SOMES BAR, Calif. — Not far from the place they call the center of the world, nine Karuk men in deerskin skirts and feathered woodpecker-scalp headdresses perform the sacred Jump Dance, reviving a ritual lost for nearly a century.
Waving ornamental baskets in the air, they stomp their feet and chant in unison on a hill above the Klamath River, the spot where their ancestors staged the religious ceremony for thousands of years.
"This is a war dance against evil," a medicine man solemnly tells 50 tribe members who stand barefoot, watching in silence. "How to live is within this dance."
For the Karuks, who once were numerous enough to populate a 40-mile stretch of the Klamath near the Oregon border, the resurrection of the Jump Dance symbolizes their renewal as a people.
Up until the late 1970s, the Karuks had little land and few resources. Scattered throughout Northern California and Southern Oregon, their language and customs were on the verge of disappearing.
Sparked by a tribal reorganization in 1990, the Karuks have embarked on a wide-ranging effort to rebuild their tribe, bringing back ancient customs, reviving their language and establishing enterprises that create jobs for their people.
They also have begun to reacquire ancestral lands lost long ago--including one sacred parcel that authorities recently seized from an alleged marijuana grower.
Karuk tribal planner Crow Munk puts it simply: "This is the rebirth of a nation."
The Karuks have made more progress than most of the states' tribes, but in many ways their struggle for survival typifies the story of California's indigenous people. Throughout the state, Native Americans are returning to their ancestral lands to rebuild their tribes and reestablish their languages, religions and traditions.
"Tribes are experiencing a cultural reawakening," said Mike Smith, deputy director of the U.S. Bureau of Indian Affairs in California. "They are into a renaissance, going back and using the elders to revive languages and cultural activities."
Casinos on Native American land--which became legal in 1988--have helped fund the cultural revival. Twenty-nine of the state's 100 officially recognized tribes run them and are able to finance tribal activities with the proceeds. A few tribes are doing so well they even have been able to assist the larger community. One tribe donated $100,000 to the struggling Sacramento Symphony this year.
But the Karuks, located in the Klamath Mountains far from any major population center, have rejected the idea of a casino. Instead, they rely on economic development programs that include constructing houses for tribe members, operating health centers, opening a building supply store and fashioning furniture from hardwoods gathered in the forests.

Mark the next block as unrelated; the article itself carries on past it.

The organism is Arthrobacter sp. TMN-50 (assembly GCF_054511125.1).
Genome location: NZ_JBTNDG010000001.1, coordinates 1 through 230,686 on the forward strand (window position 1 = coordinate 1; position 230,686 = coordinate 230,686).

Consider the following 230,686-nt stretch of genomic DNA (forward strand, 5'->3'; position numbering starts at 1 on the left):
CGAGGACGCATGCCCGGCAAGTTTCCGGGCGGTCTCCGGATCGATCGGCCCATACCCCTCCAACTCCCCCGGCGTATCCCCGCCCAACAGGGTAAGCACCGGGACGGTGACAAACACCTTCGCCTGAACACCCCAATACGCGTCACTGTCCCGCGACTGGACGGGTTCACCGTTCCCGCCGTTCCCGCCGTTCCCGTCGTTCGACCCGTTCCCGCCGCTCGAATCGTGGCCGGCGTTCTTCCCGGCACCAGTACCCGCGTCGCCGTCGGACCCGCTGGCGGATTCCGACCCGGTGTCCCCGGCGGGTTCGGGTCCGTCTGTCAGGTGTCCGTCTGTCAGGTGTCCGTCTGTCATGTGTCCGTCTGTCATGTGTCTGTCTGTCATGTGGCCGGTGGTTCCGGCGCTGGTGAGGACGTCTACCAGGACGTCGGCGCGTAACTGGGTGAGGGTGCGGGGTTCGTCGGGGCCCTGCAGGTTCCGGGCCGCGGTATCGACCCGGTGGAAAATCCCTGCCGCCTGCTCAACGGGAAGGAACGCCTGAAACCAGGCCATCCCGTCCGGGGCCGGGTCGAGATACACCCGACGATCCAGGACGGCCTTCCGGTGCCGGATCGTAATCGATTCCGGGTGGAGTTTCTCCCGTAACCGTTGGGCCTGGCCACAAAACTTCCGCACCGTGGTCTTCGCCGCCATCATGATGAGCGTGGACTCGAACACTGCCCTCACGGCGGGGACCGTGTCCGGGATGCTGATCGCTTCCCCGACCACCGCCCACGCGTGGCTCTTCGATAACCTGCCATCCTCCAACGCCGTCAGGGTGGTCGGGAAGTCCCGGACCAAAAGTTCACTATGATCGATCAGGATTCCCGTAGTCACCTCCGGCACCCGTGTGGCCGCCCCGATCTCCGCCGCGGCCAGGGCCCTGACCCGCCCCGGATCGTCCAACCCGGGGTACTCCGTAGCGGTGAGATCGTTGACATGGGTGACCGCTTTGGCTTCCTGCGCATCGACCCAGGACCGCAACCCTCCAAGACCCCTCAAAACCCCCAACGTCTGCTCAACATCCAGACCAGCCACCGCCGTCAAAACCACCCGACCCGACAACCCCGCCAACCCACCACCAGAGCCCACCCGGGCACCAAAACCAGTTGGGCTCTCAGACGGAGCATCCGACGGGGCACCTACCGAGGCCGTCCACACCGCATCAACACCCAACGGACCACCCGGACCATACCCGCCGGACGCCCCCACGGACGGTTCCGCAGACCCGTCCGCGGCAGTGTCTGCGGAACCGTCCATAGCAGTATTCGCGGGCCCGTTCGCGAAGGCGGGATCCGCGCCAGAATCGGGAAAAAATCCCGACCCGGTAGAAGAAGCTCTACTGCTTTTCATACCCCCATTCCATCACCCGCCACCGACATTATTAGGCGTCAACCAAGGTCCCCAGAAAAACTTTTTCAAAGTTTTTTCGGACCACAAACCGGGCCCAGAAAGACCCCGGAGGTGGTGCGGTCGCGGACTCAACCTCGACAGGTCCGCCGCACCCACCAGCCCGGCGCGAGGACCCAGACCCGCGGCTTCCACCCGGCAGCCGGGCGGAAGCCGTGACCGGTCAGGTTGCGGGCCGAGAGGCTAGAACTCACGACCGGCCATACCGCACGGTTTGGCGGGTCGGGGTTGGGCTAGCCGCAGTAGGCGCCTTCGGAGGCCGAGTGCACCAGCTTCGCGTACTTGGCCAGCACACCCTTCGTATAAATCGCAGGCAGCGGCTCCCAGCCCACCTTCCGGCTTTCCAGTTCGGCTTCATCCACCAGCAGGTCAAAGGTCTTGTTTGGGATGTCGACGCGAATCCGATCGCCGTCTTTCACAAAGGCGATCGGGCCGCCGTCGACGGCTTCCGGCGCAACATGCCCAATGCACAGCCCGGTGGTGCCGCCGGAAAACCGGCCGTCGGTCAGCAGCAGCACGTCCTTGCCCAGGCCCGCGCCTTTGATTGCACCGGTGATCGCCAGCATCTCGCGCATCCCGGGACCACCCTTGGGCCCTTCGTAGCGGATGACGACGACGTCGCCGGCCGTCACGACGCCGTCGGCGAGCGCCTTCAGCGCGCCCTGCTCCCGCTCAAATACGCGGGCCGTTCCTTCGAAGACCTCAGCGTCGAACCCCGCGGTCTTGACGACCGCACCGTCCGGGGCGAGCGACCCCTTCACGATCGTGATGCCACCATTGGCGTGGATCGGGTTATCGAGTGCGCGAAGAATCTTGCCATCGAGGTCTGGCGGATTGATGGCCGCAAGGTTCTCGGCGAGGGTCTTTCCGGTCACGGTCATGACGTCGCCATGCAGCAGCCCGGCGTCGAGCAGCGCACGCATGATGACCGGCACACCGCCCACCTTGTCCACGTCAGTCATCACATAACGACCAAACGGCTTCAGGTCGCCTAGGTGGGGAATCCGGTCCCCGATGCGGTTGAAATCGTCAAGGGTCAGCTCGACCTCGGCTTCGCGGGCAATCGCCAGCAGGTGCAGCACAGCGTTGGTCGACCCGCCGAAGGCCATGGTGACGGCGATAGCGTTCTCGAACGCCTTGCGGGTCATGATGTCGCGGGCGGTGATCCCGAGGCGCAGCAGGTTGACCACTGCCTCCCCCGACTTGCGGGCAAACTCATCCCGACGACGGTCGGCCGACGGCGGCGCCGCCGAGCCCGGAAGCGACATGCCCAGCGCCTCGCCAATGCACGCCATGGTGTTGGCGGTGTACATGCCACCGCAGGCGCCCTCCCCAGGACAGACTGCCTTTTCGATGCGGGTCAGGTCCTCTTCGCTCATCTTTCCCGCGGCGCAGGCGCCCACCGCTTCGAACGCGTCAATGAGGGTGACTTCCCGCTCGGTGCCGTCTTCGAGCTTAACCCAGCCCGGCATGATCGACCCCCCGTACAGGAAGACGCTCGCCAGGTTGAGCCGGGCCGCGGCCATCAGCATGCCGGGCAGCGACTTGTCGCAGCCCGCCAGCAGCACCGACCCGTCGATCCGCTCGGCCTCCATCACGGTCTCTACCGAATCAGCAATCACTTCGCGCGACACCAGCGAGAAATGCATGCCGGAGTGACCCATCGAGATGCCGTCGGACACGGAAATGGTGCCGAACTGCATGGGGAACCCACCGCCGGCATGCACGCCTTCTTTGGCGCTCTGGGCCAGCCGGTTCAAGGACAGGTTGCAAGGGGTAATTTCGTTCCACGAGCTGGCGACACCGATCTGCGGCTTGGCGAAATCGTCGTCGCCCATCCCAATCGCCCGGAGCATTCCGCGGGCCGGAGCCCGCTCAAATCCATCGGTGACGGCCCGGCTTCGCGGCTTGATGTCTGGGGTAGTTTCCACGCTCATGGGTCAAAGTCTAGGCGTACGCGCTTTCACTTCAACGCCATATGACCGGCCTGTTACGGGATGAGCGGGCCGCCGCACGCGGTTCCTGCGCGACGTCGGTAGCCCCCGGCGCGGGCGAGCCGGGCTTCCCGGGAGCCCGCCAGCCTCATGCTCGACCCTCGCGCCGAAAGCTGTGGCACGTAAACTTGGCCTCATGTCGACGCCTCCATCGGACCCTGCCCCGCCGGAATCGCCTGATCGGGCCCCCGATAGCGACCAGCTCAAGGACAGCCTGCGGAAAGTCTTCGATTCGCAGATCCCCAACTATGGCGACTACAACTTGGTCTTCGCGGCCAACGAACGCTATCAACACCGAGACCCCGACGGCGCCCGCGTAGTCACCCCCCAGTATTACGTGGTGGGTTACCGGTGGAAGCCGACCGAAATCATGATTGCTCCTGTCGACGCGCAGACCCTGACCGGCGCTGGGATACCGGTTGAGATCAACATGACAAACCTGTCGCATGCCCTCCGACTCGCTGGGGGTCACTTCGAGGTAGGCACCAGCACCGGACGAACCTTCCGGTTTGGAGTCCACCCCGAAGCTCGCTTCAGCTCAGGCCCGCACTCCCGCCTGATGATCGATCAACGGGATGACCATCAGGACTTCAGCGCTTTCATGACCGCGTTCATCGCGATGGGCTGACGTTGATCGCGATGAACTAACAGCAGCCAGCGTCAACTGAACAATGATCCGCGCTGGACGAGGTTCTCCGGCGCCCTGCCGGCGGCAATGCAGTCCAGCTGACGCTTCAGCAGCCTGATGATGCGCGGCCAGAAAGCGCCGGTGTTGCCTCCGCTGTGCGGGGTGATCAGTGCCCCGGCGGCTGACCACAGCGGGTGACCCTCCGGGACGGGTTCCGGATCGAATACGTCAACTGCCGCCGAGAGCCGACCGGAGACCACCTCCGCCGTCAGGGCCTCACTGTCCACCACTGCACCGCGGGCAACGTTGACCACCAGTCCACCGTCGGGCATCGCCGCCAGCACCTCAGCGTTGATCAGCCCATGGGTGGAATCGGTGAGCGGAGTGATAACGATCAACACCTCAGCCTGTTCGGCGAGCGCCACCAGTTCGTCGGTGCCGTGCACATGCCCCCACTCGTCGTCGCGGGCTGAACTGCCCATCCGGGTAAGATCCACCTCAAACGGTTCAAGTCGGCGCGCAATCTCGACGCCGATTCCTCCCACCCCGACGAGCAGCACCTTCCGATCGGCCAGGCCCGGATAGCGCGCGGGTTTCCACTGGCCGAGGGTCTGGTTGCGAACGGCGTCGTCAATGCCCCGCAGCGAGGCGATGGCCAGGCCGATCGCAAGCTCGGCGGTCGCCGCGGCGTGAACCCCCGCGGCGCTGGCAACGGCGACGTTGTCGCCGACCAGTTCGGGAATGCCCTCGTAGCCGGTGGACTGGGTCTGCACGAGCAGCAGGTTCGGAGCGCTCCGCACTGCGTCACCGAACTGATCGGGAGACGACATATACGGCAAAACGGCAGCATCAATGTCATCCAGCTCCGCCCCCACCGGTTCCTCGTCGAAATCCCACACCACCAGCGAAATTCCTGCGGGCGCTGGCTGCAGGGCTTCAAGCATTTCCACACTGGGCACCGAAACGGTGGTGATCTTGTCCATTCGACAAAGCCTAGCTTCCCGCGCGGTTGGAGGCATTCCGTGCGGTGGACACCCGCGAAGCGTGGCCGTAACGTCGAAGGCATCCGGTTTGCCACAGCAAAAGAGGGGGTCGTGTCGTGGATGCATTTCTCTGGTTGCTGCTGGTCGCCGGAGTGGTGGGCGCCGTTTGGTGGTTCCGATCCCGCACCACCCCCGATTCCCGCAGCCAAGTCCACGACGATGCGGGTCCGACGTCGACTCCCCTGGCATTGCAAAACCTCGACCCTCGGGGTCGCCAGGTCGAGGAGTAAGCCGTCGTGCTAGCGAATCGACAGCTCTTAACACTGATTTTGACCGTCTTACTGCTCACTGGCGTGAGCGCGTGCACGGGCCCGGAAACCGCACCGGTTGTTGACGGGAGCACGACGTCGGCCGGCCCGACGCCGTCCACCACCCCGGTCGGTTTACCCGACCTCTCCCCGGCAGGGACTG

"We talked about a casino, but we don't like a vast money scheme," said Karuk tribal chairman Alvis Johnson, a former Bay Area ironworker and welder. "We need more viable businesses."
Johnson, an unassuming 57-year-old, said he returned to his homeland a decade ago with no specific purpose. He ended up running for chairman at the urging of friends.
Under his leadership, the Karuk government began hiring outsiders with management expertise as well as local tribal members, expanding from a staff of three to about 80 employees.
"We have hired some outstanding people to help make it work," Johnson said. "A lot of tribal members who have been out in the world are coming back . . . it's moving almost too fast."
Like other tribes, one of the Karuks' first struggles was to gain federal recognition--and the government funding that comes with it. The tribe succeeded in 1979. Because of its strong leadership, it was officially designated as self-governing in 1994. One of four tribes in the state with that status, the Karuks can spend the annual lump sum of more than $6 million they receive from the United States largely as they see fit.
The tribe estimates that there are 5,000 people of Karuk ancestry, nearly 3,000 of them officially enrolled in the tribe. Only a dozen fluent speakers of the Karuk language remain, most of them older. The tribe has started language classes for young people, including a language-immersion Head Start program.
The Karuks also have begun working with the National Forest Service to help manage public forests using traditional Native American methods--such as prescribed burns--practiced by their ancestors for thousands of years.
"The scientists are finding out what the Indians knew for many years," said Sonia Tamez, the Forest Service's tribal relations program manager.
California, despite its image as a progressive state, has one of the worst records of mistreatment of Native Americans, historians say.